The Zimbabwe government is reluctant to take effective steps to address legislation which excessively violates human rights, a coalition of 21 civil society groups has told the United Nations (UN).
This comes after the Geneva-based United Nations Human Rights Council has started its Universal Periodic Review (UPR), scrutinising the human rights records of all UN members.
In a joint submission to the UPR, the Zimbabwe Human Rights NGO Forum and Civicus, said they were alarmed by the recent enforced disappearance of human rights defender Itai Dzamara and the failure to conduct a thorough and impartial investigation into his abduction as well as the failure to align over 400 pieces of legislation to the new Constitution, adopted in March 2013.
“The failure to harmonise all laws in line with the new Constitution remains a prevailing concern,” the rights groups told the UN.
All members of the UN are expected to submit themselves every four years to scrutiny of their human rights record.
Zimbabwe underwent the UPR process from October 2011 to March 2012 and is due for another review. During the review by the Human Rights Council in October 2012, 177 recommendations were made and Zimbabwe accepted 130.
“During its initial review, Zimbabwe accepted 131 recommendations, including committing to reviewing and amending pieces of legislation which excessively and unwarrantedly restrict civil society space such as the Public Order and Security Act (Posa) which regulates protests and public gatherings and the Private Voluntary Organisations (PVO) Act by which CSOs are legally registered and allowed to operate in the country,” the NGOs report reads.
“However, despite these pledges, government has failed to take effective steps to address deficits in these laws. Moreover, the authorities have continued to invoke both the Posa and PVO Act to suppress the work of human rights defenders and civil society.”
The rights groups said Zimbabwean authorities have continued to deny civil society groups the right to assemble without hindrance and done little to investigate violations against human rights defenders.
The use of violence, including beating by baton sticks and the use of teargas and water cannons should be discouraged, they said. Police officials should be trained in crowd control methods in accordance with the UN Basic Principles on the use of force and firearms.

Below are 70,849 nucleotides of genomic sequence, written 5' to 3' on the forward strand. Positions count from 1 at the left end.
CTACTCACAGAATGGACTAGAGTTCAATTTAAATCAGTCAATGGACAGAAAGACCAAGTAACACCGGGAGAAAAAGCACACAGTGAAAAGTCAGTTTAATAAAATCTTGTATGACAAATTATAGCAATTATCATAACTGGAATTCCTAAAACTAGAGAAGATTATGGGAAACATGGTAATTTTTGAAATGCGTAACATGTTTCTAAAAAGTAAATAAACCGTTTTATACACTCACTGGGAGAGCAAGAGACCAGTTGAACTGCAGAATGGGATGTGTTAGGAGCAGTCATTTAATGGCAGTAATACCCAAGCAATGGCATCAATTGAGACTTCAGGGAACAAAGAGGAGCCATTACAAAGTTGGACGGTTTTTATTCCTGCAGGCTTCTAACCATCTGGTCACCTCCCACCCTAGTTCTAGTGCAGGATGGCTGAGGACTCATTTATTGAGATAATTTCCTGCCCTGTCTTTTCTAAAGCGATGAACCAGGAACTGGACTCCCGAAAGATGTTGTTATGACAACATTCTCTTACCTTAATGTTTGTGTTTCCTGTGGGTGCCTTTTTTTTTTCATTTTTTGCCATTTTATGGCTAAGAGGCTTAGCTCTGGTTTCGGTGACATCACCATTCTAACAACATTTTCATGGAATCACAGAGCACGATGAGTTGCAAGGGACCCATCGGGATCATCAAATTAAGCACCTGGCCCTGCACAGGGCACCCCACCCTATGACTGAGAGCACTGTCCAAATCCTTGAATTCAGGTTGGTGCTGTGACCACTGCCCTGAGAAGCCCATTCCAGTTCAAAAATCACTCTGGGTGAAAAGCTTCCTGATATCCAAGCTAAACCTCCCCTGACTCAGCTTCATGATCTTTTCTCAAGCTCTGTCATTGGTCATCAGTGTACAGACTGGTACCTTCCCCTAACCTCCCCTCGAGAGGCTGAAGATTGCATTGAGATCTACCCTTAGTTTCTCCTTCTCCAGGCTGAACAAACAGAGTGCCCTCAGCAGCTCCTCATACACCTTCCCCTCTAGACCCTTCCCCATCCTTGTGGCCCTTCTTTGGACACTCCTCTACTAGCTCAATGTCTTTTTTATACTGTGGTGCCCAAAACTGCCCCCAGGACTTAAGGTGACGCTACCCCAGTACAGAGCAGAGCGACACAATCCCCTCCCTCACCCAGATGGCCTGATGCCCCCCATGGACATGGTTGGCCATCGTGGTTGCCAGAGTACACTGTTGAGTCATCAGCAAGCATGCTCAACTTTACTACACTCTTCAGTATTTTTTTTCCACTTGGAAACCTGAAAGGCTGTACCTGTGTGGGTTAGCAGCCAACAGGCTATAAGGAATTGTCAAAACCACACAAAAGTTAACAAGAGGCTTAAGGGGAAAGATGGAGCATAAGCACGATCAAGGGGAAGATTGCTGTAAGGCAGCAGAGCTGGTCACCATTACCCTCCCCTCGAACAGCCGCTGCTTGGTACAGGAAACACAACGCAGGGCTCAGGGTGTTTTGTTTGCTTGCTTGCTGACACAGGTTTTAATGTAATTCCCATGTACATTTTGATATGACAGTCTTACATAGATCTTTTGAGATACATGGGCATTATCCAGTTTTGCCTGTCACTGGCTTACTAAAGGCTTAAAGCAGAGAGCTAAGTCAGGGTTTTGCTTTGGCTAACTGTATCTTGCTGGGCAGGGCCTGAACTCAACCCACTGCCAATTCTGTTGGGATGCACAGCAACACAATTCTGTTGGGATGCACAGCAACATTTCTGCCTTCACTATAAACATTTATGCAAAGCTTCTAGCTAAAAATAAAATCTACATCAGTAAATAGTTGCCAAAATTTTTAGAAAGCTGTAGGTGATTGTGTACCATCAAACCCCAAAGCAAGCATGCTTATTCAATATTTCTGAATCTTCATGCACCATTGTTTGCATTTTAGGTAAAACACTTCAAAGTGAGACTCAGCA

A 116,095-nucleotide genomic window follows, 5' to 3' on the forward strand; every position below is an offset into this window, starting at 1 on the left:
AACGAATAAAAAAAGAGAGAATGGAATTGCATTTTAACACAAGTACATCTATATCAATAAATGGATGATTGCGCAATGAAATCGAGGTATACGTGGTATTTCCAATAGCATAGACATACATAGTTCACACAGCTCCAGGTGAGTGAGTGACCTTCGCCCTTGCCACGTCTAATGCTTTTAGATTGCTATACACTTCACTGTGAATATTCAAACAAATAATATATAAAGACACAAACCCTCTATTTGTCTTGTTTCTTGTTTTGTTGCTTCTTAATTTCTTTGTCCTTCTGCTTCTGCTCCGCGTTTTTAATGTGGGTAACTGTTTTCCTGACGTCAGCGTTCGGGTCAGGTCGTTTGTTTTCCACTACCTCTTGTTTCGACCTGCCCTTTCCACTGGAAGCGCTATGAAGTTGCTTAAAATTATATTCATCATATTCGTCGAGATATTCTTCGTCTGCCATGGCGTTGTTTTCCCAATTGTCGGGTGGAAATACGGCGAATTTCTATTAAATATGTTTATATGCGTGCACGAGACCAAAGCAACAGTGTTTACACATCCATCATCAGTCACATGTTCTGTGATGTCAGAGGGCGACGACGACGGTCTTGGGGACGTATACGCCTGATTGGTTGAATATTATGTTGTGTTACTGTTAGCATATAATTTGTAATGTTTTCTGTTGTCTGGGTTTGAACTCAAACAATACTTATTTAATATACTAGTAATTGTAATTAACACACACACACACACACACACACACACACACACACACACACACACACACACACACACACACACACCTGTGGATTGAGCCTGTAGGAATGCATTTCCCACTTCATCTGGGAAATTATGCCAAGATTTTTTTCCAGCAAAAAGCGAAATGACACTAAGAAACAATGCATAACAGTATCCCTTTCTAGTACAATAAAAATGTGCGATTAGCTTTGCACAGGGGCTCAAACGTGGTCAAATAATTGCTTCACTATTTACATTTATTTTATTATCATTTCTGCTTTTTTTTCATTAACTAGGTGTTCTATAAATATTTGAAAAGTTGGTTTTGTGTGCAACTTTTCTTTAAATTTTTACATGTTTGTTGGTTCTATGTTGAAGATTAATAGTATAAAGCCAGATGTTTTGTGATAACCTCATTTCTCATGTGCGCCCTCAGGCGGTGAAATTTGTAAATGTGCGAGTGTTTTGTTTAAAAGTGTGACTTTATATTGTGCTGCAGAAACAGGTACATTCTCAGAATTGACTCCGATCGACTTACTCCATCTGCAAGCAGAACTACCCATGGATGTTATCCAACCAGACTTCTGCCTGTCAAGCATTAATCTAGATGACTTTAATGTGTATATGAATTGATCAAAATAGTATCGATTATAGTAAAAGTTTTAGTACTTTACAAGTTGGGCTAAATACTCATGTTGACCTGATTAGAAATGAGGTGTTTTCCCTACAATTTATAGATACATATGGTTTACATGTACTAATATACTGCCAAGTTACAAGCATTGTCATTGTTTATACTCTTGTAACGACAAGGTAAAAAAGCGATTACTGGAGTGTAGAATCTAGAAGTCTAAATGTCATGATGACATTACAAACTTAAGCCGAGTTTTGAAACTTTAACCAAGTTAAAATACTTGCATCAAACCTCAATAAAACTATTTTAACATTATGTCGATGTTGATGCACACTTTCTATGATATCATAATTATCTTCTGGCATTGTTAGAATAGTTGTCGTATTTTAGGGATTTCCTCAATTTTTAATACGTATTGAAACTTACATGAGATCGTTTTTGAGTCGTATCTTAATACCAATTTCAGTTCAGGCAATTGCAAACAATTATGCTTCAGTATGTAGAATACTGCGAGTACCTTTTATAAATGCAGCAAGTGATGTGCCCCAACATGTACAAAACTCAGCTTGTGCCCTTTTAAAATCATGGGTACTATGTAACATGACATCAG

Permanent secretary in the Justice ministry Virginia Mabhiza, has claimed government has made major efforts to protect human rights.
“I can say we have done a lot as the government of Zimbabwe with our first point being the enactment of the new Constitution,” Mabhiza said.
“Our Constitution has always been hailed for its expansive Bill of Rights which is justifiable, where the citizens have the rights to take government to court for non-implementation on what the Constitution provides for.”
The permanent secretary also attributed the establishment of independent constitutional commissions to the ministry’s concerted effort in improving human rights in the country.
“The Human Rights Commission is fully independent, up and running, we are also working towards the National Peace and Reconciliation Commission whose principles have been to Cabinet, I am told the Bill is now at an advanced stage of presentation,” she said.
“The Gender Commission is now in force and commissioners have taken oaths of office. These are some of the milestones that we have since achieved, with the whole idea being to improve the human rights situation.”
Since imposing sanctions in 2002 over electoral fraud and human rights abuses, the EU has eased measures to encourage political reform in Zimbabwe, although it has kept its ban on President Robert Mugabe and his wife Grace, as well as an arms embargo.
Zim’s human rights record under UN gaze
Source: Daily News